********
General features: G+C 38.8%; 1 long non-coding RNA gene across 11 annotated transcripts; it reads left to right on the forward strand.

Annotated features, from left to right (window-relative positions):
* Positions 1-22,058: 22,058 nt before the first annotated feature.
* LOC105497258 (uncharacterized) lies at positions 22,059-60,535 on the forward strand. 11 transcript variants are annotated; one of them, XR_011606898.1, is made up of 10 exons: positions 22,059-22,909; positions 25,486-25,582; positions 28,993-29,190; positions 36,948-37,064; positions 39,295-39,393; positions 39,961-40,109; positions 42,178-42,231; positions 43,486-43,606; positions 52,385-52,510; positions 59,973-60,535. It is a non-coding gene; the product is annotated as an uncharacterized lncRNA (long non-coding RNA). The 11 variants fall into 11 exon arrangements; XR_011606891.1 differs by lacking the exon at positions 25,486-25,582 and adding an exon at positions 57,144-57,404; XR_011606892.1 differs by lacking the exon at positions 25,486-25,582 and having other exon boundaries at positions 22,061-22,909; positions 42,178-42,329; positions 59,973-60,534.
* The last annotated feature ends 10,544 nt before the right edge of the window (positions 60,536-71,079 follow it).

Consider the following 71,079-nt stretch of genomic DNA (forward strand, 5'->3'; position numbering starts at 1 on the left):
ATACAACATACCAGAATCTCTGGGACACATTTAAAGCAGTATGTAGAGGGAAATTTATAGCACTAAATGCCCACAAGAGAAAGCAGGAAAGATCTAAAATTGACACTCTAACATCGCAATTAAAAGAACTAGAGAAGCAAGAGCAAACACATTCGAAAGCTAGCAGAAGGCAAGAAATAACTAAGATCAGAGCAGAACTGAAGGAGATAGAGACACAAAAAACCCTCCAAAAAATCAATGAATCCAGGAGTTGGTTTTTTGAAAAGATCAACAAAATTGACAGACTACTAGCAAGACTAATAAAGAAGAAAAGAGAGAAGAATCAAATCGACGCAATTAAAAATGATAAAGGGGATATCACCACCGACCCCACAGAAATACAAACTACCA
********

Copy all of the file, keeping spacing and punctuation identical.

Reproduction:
General features: G+C 38.8%; 1 long non-coding RNA gene across 11 annotated transcripts; it reads left to right on the forward strand.

Annotated features, from left to right (window-relative positions):
* Positions 1-22,058: 22,058 nt before the first annotated feature.
* LOC105497258 (uncharacterized) lies at positions 22,059-60,535 on the forward strand. 11 transcript variants are annotated; one of them, XR_011606898.1, is made up of 10 exons: positions 22,059-22,909; positions 25,486-25,582; positions 28,993-29,190; positions 36,948-37,064; positions 39,295-39,393; positions 39,961-40,109; positions 42,178-42,231; positions 43,486-43,606; positions 52,385-52,510; positions 59,973-60,535. It is a non-coding gene; the product is annotated as an uncharacterized lncRNA (long non-coding RNA). The 11 variants fall into 11 exon arrangements; XR_011606891.1 differs by lacking the exon at positions 25,486-25,582 and adding an exon at positions 57,144-57,404; XR_011606892.1 differs by lacking the exon at positions 25,486-25,582 and having other exon boundaries at positions 22,061-22,909; positions 42,178-42,329; positions 59,973-60,534.
* The last annotated feature ends 10,544 nt before the right edge of the window (positions 60,536-71,079 follow it).

Consider the following 71,079-nt stretch of genomic DNA (forward strand, 5'->3'; position numbering starts at 1 on the left):
ATACAACATACCAGAATCTCTGGGACACATTTAAAGCAGTATGTAGAGGGAAATTTATAGCACTAAATGCCCACAAGAGAAAGCAGGAAAGATCTAAAATTGACACTCTAACATCGCAATTAAAAGAACTAGAGAAGCAAGAGCAAACACATTCGAAAGCTAGCAGAAGGCAAGAAATAACTAAGATCAGAGCAGAACTGAAGGAGATAGAGACACAAAAAACCCTCCAAAAAATCAATGAATCCAGGAGTTGGTTTTTTGAAAAGATCAACAAAATTGACAGACTACTAGCAAGACTAATAAAGAAGAAAAGAGAGAAGAATCAAATCGACGCAATTAAAAATGATAAAGGGGATATCACCACCGACCCCACAGAAATACAAACTACCA